This is an archived article that was published on sltrib.com in 2013, and information in the article may be outdated. It is provided only for personal research purposes and may not be reprinted.
Fourteen-year-olds in the midst of parental custody battles could begin having a say in which parent they stay with under a bill headed to Gov. Gary Herbert's desk.
Currently, judges in divorce proceedings can only consider the parental preference of a child age 16 or over. The House unanimously passed SB18 Thursday, which would lower that age to 14.
"This just gives the court added flexibility to take it on a case-by-case basis," said Rep. LaVar Christensen, R-Draper. "In a custody situation, when the court is continually updating its review on what the best interest of that child is, it gives the court [the option] to consider a mature voice, if it's appropriate."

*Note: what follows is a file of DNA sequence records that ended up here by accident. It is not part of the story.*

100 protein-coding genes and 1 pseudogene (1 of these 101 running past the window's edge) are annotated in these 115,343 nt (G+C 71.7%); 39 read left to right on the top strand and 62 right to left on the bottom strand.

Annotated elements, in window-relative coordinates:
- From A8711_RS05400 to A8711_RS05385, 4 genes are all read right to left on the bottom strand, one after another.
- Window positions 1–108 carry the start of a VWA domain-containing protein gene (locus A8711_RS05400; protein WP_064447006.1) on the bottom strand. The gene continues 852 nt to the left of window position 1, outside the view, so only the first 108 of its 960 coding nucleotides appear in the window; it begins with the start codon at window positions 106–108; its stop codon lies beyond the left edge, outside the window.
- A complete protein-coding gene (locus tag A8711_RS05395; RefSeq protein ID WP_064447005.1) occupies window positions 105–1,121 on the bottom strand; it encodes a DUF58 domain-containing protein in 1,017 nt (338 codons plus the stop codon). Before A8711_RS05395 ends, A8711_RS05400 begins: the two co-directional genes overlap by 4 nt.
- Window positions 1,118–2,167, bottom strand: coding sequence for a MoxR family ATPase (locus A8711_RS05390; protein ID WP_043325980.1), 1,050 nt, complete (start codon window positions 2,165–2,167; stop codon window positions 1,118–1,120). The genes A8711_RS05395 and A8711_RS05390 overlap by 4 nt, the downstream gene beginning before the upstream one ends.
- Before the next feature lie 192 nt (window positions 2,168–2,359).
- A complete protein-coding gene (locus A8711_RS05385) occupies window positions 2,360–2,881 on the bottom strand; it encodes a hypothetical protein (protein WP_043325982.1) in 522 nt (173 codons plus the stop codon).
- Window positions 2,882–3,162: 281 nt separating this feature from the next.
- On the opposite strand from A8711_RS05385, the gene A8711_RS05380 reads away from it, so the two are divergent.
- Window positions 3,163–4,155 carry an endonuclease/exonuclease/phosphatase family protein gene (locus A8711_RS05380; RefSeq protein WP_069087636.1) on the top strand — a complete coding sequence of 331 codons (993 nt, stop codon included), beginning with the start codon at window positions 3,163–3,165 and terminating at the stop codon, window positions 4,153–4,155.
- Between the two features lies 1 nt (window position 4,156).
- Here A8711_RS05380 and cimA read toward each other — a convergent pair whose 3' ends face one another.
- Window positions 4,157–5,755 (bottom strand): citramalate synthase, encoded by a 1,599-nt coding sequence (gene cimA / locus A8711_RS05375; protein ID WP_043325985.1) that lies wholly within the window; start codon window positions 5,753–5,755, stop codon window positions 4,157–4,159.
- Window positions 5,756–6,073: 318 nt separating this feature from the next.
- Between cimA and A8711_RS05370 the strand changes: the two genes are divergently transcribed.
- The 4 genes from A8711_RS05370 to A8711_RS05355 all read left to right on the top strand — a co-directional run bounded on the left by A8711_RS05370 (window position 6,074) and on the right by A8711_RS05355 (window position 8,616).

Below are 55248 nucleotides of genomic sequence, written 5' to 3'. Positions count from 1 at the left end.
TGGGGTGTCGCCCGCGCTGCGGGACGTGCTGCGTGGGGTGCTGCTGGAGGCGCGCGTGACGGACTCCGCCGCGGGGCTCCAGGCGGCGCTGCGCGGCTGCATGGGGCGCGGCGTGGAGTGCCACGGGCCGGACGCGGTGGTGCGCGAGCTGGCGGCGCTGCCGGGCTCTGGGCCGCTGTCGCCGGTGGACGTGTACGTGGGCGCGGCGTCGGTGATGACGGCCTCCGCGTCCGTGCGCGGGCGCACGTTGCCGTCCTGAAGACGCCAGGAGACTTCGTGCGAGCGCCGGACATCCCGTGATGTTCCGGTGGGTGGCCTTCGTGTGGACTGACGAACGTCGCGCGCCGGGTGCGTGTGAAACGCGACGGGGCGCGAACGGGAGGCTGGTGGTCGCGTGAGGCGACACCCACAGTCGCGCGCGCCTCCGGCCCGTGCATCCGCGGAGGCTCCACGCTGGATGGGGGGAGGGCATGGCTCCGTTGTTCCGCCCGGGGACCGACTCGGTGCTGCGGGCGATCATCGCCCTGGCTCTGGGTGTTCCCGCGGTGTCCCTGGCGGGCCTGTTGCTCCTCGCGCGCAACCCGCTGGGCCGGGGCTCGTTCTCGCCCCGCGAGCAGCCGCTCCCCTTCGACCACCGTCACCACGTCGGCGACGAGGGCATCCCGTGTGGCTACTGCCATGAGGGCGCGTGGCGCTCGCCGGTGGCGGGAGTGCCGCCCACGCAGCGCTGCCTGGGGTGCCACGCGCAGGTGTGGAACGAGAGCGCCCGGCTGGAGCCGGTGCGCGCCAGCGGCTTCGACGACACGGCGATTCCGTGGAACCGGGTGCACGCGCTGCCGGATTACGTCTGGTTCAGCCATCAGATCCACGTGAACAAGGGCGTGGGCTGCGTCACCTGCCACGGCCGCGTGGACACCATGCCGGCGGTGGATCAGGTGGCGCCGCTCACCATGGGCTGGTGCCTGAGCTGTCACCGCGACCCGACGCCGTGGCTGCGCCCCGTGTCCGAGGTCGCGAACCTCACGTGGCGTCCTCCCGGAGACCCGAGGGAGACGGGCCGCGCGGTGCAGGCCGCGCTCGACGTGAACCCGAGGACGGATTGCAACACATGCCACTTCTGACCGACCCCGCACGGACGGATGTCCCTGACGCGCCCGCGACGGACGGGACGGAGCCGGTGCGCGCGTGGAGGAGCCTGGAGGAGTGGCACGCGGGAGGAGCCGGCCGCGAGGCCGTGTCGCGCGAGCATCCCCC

The measure met some opposition in the Senate, where conservative lawmakers questioned whether children could be coerced or bribed into picking one parent over the other, or the child could use the decision-making ability as leverage over the parent.